amazing cinematography that help to tell an enthralling story of a US Marshall with ulterior motives who goes to investigate at an asylum for the criminally insane located on a small island off the coast of Boston. As the story unfolds the complexities play out concerning the Marshall and his intentions and whether or not the good people running the asylum are as well intentioned themselves. And just when you think you had the whole thing figured out a question is posed at the end of the film by our protagonist that makes you reevaluate your consensus on the story. Overall it's a darker movie with a flair of Hitchcock, and besides how could you go wrong with Scorsese at the helm?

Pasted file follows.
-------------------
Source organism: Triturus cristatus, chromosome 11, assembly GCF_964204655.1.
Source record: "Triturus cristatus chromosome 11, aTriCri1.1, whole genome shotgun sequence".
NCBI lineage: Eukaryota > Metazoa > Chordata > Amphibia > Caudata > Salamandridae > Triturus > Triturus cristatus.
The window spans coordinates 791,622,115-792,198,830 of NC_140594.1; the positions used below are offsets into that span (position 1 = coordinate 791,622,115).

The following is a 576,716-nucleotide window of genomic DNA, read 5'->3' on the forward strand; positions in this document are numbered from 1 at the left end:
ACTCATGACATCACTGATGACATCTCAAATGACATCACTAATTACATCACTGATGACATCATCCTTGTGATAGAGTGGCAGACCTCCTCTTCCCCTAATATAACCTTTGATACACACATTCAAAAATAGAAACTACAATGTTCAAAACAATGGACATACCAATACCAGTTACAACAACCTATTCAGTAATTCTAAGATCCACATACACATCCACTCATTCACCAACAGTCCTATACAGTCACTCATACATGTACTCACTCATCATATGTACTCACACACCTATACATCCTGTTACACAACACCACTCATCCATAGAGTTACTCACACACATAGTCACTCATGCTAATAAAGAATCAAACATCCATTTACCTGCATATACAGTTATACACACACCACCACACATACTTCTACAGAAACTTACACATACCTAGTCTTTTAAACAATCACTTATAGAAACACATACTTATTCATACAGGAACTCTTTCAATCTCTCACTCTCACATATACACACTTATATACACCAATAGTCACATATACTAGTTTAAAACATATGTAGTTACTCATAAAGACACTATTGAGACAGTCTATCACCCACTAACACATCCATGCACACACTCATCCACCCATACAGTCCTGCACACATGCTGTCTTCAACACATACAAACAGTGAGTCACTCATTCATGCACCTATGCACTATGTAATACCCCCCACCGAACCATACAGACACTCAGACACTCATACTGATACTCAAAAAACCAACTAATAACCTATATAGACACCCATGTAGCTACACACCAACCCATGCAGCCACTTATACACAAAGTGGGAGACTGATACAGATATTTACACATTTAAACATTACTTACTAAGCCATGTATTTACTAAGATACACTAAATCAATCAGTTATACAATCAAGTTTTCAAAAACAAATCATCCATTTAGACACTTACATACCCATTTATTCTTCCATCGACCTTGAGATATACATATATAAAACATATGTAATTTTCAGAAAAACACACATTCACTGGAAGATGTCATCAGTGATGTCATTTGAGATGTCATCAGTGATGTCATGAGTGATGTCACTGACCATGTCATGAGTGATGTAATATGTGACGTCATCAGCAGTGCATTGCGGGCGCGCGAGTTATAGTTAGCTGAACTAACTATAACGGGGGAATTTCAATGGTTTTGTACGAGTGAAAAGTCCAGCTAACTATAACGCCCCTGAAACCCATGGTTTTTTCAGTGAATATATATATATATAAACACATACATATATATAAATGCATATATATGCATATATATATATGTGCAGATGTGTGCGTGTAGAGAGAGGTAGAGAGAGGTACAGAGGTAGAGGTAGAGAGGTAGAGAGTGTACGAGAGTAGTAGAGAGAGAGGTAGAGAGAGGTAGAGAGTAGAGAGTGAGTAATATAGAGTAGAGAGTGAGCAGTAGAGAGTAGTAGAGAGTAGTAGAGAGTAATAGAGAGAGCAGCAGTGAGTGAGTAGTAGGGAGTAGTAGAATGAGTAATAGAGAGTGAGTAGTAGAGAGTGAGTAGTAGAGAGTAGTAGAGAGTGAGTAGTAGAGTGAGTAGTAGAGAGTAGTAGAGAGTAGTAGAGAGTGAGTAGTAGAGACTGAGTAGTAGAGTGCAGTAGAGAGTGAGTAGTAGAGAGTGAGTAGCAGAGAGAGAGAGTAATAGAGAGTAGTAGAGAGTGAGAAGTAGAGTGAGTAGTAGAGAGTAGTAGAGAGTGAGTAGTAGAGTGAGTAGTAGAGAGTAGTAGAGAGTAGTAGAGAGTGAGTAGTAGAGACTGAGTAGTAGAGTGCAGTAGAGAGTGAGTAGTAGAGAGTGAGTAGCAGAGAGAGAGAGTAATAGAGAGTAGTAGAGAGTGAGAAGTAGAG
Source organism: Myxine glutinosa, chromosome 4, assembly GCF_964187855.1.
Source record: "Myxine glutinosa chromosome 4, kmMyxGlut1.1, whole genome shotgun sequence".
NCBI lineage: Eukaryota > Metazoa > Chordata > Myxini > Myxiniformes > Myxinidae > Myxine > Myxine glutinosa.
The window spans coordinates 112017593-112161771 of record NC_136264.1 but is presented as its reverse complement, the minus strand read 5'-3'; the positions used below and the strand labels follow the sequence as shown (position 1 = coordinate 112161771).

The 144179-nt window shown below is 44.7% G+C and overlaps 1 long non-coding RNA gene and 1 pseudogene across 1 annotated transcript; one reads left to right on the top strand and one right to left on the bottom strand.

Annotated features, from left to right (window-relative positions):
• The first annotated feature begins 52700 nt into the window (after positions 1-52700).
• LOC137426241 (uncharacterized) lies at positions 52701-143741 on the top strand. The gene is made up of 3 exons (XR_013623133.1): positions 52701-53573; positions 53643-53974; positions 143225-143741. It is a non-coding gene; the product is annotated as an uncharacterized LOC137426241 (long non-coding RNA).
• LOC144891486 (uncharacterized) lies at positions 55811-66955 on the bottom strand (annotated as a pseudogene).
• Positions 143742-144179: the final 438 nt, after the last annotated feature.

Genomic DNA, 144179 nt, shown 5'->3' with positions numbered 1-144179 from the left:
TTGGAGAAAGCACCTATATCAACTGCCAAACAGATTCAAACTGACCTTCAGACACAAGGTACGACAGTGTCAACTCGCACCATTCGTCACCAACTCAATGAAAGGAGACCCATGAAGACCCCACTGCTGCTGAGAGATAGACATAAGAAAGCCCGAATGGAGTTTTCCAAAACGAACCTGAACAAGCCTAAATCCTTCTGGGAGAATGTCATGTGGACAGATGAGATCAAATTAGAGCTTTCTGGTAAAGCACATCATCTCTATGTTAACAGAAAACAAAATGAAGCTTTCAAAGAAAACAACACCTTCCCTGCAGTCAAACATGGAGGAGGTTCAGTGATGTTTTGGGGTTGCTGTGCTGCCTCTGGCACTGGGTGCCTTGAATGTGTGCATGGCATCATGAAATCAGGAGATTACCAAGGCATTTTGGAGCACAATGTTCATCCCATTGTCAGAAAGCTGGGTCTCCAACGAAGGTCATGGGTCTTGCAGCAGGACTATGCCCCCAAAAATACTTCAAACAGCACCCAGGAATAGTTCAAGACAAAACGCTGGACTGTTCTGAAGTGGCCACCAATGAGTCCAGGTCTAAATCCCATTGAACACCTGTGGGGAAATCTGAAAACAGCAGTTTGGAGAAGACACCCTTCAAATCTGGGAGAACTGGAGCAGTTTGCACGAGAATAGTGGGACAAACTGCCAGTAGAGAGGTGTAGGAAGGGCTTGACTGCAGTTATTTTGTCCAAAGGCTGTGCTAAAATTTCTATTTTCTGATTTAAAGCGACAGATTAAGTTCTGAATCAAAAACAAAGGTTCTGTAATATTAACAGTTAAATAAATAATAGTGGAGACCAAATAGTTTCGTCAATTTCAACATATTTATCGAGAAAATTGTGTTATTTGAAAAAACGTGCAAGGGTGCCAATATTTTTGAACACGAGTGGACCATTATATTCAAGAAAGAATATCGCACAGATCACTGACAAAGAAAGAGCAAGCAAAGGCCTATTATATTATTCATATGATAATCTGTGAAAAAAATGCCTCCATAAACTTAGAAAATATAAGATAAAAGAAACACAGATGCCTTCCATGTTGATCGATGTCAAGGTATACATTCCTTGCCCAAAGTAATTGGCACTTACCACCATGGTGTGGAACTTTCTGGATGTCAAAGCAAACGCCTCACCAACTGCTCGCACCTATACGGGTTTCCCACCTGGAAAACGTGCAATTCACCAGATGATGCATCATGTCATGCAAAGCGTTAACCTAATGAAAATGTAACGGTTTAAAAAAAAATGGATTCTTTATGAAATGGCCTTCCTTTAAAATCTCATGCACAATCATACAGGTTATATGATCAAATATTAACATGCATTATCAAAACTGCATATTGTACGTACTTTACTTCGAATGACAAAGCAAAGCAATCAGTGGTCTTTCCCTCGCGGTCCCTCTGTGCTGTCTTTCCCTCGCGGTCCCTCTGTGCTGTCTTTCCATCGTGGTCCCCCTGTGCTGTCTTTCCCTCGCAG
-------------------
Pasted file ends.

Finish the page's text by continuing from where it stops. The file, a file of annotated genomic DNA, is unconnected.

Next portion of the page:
A cult classic. I could just leave it at that and hope it entices you to see it if you haven't already. Made by Sam Raimi, Bruce Campbell and essentially everyone you see on camera, in the backwoods of Tennessee and their home state of Michigan over the course several months and a freakish cold snap on very little money, it's a classic. Sure some parts are a little goofy, and the film lacks consistent continuity, but that considering how it was made it just ads to, well the overall awesomeness. It centers around a group of friends who decide to take a trip to a cabin in the woods and end up stumbling upon the necronomicon (the book of the dead) and a recording of the man who found it and end up coincidentally bringing about the deadites and some crazy raping trees (and that's raping as in rape not to be confused with the musical genre of rap). Oh those crazy kids.